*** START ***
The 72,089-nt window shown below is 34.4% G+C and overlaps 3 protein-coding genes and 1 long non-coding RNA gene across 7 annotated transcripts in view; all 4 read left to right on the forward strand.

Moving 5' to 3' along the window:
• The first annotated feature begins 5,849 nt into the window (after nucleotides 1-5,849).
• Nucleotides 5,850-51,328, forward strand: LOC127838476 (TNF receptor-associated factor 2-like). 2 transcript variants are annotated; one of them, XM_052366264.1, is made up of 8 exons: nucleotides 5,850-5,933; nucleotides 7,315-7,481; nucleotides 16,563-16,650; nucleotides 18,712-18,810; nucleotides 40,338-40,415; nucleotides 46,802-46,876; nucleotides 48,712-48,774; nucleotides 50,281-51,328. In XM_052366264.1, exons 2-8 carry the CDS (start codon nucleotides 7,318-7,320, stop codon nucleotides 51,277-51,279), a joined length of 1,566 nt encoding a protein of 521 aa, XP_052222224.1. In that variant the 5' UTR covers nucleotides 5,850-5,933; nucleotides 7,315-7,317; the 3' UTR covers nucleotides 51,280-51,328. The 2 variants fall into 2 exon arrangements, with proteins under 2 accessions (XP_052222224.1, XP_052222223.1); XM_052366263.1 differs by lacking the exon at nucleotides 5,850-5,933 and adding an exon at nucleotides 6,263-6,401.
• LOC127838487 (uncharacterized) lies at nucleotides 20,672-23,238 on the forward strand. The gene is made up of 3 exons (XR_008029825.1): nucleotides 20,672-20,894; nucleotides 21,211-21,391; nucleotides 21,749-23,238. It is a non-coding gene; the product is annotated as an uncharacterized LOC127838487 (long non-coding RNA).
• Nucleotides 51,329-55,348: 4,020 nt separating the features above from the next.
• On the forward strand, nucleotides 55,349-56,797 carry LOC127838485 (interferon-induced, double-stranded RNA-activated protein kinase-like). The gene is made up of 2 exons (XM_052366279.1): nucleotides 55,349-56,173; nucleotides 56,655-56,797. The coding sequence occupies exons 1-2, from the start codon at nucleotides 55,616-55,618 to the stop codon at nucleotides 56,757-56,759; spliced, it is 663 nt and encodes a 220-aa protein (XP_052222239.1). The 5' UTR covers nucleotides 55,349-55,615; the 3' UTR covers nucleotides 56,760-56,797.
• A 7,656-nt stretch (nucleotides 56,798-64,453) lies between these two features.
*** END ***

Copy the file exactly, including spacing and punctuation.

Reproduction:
The 72,089-nt window shown below is 34.4% G+C and overlaps 3 protein-coding genes and 1 long non-coding RNA gene across 7 annotated transcripts in view; all 4 read left to right on the forward strand.

Moving 5' to 3' along the window:
• The first annotated feature begins 5,849 nt into the window (after nucleotides 1-5,849).
• Nucleotides 5,850-51,328, forward strand: LOC127838476 (TNF receptor-associated factor 2-like). 2 transcript variants are annotated; one of them, XM_052366264.1, is made up of 8 exons: nucleotides 5,850-5,933; nucleotides 7,315-7,481; nucleotides 16,563-16,650; nucleotides 18,712-18,810; nucleotides 40,338-40,415; nucleotides 46,802-46,876; nucleotides 48,712-48,774; nucleotides 50,281-51,328. In XM_052366264.1, exons 2-8 carry the CDS (start codon nucleotides 7,318-7,320, stop codon nucleotides 51,277-51,279), a joined length of 1,566 nt encoding a protein of 521 aa, XP_052222224.1. In that variant the 5' UTR covers nucleotides 5,850-5,933; nucleotides 7,315-7,317; the 3' UTR covers nucleotides 51,280-51,328. The 2 variants fall into 2 exon arrangements, with proteins under 2 accessions (XP_052222224.1, XP_052222223.1); XM_052366263.1 differs by lacking the exon at nucleotides 5,850-5,933 and adding an exon at nucleotides 6,263-6,401.
• LOC127838487 (uncharacterized) lies at nucleotides 20,672-23,238 on the forward strand. The gene is made up of 3 exons (XR_008029825.1): nucleotides 20,672-20,894; nucleotides 21,211-21,391; nucleotides 21,749-23,238. It is a non-coding gene; the product is annotated as an uncharacterized LOC127838487 (long non-coding RNA).
• Nucleotides 51,329-55,348: 4,020 nt separating the features above from the next.
• On the forward strand, nucleotides 55,349-56,797 carry LOC127838485 (interferon-induced, double-stranded RNA-activated protein kinase-like). The gene is made up of 2 exons (XM_052366279.1): nucleotides 55,349-56,173; nucleotides 56,655-56,797. The coding sequence occupies exons 1-2, from the start codon at nucleotides 55,616-55,618 to the stop codon at nucleotides 56,757-56,759; spliced, it is 663 nt and encodes a 220-aa protein (XP_052222239.1). The 5' UTR covers nucleotides 55,349-55,615; the 3' UTR covers nucleotides 56,760-56,797.
• A 7,656-nt stretch (nucleotides 56,798-64,453) lies between these two features.